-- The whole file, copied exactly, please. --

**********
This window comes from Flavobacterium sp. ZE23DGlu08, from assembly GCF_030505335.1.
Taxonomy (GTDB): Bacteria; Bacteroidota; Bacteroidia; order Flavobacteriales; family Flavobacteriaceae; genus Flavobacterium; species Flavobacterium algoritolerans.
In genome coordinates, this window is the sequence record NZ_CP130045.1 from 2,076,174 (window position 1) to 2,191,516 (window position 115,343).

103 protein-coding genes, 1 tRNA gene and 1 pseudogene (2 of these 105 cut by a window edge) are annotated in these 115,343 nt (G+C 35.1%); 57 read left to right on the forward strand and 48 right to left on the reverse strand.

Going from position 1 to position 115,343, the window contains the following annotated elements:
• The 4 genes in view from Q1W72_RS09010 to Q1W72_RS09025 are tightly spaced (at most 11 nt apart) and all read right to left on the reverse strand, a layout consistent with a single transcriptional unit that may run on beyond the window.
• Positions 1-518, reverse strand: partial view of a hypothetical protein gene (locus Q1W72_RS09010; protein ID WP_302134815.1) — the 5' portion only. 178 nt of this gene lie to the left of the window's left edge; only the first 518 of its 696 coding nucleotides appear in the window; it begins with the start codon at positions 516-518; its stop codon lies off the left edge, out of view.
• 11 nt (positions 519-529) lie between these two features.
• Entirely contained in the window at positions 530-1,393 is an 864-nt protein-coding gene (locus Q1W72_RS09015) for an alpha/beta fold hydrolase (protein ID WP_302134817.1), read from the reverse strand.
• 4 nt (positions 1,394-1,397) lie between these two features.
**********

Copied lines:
This window comes from Flavobacterium sp. ZE23DGlu08, from assembly GCF_030505335.1.
Taxonomy (GTDB): Bacteria; Bacteroidota; Bacteroidia; order Flavobacteriales; family Flavobacteriaceae; genus Flavobacterium; species Flavobacterium algoritolerans.
In genome coordinates, this window is the sequence record NZ_CP130045.1 from 2,076,174 (window position 1) to 2,191,516 (window position 115,343).

103 protein-coding genes, 1 tRNA gene and 1 pseudogene (2 of these 105 cut by a window edge) are annotated in these 115,343 nt (G+C 35.1%); 57 read left to right on the forward strand and 48 right to left on the reverse strand.

Going from position 1 to position 115,343, the window contains the following annotated elements:
• The 4 genes in view from Q1W72_RS09010 to Q1W72_RS09025 are tightly spaced (at most 11 nt apart) and all read right to left on the reverse strand, a layout consistent with a single transcriptional unit that may run on beyond the window.
• Positions 1-518, reverse strand: partial view of a hypothetical protein gene (locus Q1W72_RS09010; protein ID WP_302134815.1) — the 5' portion only. 178 nt of this gene lie to the left of the window's left edge; only the first 518 of its 696 coding nucleotides appear in the window; it begins with the start codon at positions 516-518; its stop codon lies off the left edge, out of view.
• 11 nt (positions 519-529) lie between these two features.
• Entirely contained in the window at positions 530-1,393 is an 864-nt protein-coding gene (locus Q1W72_RS09015) for an alpha/beta fold hydrolase (protein ID WP_302134817.1), read from the reverse strand.
• 4 nt (positions 1,394-1,397) lie between these two features.